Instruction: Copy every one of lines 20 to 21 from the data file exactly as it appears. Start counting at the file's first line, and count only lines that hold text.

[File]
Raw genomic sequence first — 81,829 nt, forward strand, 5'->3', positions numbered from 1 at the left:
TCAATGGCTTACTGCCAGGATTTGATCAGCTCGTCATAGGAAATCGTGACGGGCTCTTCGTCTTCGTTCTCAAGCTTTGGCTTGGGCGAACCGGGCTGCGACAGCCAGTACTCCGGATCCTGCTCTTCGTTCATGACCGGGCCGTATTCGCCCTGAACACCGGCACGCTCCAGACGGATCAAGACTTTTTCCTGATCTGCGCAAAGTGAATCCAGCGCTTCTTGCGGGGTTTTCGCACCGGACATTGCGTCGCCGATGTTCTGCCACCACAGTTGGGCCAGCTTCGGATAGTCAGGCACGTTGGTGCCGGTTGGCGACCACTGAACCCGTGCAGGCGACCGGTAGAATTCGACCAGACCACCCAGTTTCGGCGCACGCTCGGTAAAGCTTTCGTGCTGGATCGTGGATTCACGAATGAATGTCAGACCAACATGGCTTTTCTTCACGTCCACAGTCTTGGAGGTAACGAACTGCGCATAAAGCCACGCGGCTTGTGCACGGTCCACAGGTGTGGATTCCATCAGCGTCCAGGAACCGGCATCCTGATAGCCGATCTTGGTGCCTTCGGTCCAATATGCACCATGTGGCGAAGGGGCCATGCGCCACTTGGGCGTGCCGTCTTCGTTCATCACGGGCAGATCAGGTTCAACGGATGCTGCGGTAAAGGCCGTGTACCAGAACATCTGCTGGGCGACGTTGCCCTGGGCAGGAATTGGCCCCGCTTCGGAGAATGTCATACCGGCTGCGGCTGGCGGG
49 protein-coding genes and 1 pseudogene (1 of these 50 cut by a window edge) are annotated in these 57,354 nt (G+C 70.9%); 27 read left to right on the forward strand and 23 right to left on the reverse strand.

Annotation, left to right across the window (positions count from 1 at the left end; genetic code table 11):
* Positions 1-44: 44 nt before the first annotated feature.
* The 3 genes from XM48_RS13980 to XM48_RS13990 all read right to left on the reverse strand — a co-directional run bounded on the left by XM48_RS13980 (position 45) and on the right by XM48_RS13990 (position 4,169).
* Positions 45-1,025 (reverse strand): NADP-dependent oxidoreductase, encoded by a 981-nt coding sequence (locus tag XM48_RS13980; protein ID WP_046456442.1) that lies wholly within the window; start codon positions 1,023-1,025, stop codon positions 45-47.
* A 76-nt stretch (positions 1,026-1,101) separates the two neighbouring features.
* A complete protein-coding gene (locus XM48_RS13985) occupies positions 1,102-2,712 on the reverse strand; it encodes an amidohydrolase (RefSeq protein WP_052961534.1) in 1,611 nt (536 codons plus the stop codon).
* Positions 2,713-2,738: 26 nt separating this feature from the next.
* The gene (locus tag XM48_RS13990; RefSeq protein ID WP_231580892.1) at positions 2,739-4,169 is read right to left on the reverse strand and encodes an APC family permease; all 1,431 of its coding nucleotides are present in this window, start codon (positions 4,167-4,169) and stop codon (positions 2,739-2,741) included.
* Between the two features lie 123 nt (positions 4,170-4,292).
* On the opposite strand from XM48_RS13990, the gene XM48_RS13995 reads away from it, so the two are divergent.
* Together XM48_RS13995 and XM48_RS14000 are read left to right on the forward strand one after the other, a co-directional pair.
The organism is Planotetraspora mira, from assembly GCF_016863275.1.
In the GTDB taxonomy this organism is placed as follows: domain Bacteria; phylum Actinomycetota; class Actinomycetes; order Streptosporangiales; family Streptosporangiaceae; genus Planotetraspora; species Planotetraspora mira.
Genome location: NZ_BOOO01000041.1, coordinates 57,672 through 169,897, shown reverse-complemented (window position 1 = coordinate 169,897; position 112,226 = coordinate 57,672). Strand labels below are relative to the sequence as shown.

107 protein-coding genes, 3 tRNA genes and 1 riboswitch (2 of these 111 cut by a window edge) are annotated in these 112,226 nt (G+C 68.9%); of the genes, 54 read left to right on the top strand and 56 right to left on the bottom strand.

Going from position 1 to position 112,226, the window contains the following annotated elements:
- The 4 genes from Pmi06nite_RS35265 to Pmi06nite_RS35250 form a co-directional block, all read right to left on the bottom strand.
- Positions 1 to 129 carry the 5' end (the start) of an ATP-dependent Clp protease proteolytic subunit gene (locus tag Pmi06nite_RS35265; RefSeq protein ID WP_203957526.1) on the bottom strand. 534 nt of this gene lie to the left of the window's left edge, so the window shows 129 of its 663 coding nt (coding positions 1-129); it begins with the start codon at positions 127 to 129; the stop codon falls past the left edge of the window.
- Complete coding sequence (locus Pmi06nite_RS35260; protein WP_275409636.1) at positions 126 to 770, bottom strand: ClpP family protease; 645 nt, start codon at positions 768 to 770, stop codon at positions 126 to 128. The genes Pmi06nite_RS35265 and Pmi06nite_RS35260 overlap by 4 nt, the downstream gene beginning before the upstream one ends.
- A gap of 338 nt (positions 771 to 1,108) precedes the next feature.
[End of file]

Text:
- The 4 genes from Pmi06nite_RS35265 to Pmi06nite_RS35250 form a co-directional block, all read right to left on the bottom strand.
- Positions 1 to 129 carry the 5' end (the start) of an ATP-dependent Clp protease proteolytic subunit gene (locus tag Pmi06nite_RS35265; RefSeq protein ID WP_203957526.1) on the bottom strand. 534 nt of this gene lie to the left of the window's left edge, so the window shows 129 of its 663 coding nt (coding positions 1-129); it begins with the start codon at positions 127 to 129; the stop codon falls past the left edge of the window.